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Studying Micro-Processes of School-Based Educators’ Use of Data in Cross-School Qualitative Research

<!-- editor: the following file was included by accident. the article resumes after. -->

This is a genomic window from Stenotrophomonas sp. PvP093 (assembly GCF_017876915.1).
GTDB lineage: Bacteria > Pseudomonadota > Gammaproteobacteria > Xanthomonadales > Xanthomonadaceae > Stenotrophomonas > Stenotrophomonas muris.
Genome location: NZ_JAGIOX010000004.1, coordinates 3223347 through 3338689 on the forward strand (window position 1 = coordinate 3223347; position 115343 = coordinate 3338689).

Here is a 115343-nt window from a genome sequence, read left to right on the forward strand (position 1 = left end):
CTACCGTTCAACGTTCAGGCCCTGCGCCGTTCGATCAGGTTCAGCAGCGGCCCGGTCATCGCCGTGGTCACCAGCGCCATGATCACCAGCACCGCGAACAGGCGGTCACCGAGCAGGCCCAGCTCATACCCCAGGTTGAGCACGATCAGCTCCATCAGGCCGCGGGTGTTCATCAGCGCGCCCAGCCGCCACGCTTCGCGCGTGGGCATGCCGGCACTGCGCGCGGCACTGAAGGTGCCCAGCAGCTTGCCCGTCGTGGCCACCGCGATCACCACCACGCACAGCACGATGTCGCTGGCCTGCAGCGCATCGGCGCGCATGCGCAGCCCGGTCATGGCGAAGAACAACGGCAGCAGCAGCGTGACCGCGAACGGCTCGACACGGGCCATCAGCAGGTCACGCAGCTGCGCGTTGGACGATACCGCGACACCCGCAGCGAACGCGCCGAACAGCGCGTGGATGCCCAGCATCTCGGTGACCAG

This paper was presented at the American Education Research Association’s 2007 annual conference. While there is a great deal of enthusiasm for collection and use of student data by educators, little is known about how teachers and principals actually try to make sense of data and how they apply this knowledge to making instructional decisions. The findings are based on a multi-year research project involving case studies of ‘low-performing’ schools in order to gain a deeper understanding of how educators learn to use data. The authors describe some of the methodological and definitional challenges that arose during the course of the study. Specifically, the focus is on two challenges encountered. The first challenge is how to understand and describe the micro-activities in which instructional communities engage as they work to make sense of data and how various aspects of school capacity influence data use. The second challenge relates to linking educators’ examinations of student performance data to instructional decisions and finding examples of such decisions and connecting them to educators’ analysis of data. The authors discuss key methodological strategies that were developed in order to work within these challenges. The use of multiple methodological strategies has significant promise for developing much richer understandings not only of the role of data itself but also of the role that instructional communities and leaders play in helping their schools become learning organizations.